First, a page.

get wind of

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English[edit]

Alternative forms[edit]

Verb[edit]

get wind of

  1. (idiomatic, transitive) To hear about; to learn of, especially with respect to facts intended to have been kept confidential or secret.
    • 1861, Charles Dickens, Great Expectations, ch. 51:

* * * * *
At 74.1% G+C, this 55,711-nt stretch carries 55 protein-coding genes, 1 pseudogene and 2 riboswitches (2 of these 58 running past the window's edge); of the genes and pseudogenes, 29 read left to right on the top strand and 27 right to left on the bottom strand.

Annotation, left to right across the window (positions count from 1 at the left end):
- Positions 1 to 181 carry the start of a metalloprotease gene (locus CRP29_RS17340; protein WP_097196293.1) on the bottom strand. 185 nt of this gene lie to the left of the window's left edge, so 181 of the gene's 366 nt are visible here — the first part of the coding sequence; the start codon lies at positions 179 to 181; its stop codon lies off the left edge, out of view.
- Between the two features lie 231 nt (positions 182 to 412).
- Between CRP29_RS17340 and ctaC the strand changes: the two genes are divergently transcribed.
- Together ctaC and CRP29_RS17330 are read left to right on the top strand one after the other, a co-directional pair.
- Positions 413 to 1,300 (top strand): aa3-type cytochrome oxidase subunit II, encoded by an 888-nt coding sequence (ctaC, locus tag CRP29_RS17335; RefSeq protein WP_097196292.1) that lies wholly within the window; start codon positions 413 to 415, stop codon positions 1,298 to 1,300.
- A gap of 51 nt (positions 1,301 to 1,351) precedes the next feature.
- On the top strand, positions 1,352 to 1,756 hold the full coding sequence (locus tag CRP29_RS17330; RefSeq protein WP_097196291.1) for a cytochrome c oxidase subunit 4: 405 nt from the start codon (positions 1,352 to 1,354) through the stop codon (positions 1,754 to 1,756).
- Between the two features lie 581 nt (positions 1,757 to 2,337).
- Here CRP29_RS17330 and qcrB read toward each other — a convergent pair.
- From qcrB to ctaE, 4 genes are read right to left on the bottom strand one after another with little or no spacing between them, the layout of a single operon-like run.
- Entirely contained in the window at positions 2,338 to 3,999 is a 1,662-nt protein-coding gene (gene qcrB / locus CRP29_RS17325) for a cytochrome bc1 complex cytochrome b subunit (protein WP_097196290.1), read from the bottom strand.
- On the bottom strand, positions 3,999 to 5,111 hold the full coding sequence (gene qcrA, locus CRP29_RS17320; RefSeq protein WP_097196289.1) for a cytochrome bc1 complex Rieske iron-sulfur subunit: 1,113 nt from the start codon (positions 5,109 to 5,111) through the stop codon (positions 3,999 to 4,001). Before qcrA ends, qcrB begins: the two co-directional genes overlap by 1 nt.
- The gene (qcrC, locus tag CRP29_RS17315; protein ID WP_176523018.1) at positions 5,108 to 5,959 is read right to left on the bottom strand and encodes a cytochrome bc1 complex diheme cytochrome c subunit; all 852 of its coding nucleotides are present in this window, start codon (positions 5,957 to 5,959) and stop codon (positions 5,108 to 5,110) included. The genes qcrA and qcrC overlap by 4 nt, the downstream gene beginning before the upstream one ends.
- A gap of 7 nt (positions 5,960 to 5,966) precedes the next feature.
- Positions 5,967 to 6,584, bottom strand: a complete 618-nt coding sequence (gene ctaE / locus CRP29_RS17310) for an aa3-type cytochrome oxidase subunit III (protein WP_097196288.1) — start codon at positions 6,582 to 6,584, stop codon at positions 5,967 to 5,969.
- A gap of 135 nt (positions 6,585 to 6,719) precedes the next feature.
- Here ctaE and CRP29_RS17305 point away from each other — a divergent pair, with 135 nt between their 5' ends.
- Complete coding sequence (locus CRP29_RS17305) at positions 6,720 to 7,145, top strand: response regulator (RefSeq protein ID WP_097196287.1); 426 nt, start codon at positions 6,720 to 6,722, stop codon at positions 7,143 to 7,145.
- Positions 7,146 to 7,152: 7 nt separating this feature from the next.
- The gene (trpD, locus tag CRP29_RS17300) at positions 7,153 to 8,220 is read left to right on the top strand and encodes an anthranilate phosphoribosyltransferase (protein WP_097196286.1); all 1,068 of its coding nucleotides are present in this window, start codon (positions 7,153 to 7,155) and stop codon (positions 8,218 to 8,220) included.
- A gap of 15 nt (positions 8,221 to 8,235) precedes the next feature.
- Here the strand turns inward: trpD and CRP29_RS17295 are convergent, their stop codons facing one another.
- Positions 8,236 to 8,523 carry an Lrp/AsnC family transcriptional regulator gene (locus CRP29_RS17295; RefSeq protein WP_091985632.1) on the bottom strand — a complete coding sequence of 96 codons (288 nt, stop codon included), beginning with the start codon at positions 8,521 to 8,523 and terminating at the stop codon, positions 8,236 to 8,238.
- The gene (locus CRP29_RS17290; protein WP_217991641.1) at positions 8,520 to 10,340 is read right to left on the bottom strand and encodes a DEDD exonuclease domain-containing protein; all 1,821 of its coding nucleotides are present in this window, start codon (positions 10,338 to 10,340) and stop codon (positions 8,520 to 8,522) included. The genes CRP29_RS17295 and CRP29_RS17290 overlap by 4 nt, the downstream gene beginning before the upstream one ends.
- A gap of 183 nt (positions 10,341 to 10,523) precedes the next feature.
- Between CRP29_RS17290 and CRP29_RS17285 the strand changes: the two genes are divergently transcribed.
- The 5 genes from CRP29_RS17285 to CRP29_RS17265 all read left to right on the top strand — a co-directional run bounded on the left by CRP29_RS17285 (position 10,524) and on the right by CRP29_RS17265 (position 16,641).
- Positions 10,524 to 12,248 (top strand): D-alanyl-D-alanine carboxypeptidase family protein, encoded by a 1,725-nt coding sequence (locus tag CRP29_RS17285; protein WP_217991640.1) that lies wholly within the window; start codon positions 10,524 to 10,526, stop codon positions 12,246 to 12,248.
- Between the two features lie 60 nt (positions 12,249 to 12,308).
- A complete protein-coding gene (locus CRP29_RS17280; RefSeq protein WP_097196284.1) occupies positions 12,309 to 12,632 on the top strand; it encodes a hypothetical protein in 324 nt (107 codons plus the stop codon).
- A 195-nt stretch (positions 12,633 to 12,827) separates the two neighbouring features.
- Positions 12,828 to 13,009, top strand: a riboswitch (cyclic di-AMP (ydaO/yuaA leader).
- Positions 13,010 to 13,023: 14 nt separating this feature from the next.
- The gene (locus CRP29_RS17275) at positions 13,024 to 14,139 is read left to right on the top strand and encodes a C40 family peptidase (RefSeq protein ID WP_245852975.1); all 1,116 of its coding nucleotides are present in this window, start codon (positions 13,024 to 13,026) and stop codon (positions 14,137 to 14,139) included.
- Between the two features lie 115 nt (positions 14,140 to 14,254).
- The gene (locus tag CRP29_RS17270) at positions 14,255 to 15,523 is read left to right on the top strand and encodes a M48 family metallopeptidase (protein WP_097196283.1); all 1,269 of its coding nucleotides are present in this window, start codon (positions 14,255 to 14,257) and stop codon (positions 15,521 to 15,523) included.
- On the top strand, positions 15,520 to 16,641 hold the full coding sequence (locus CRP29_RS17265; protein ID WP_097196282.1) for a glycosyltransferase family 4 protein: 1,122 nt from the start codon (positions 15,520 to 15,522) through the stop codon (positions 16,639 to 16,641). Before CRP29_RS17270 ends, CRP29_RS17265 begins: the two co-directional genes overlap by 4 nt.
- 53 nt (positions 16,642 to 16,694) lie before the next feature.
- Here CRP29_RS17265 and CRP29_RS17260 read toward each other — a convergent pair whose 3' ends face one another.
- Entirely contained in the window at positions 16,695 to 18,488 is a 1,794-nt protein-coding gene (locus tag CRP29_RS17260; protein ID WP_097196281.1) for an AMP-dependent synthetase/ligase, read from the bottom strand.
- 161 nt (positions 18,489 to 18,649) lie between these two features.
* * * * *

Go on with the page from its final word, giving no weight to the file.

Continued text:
[T]he secret was still a secret, except that you had got wind of it.
    • 1917, Sax Rohmer, The Hand of Fu-Manchu, ch. 7:
      "It's no easy matter," said Inspector Weymouth, "to patrol the vicinity of John Ki's Joy-Shop without their getting wind of it."
    • 2001, Ginny Parker, "Dating Game," Time, 4 June:
      He asks that I don't identify his name and profession, saying he doesn't want colleagues to get wind of his habits.

Translations[edit]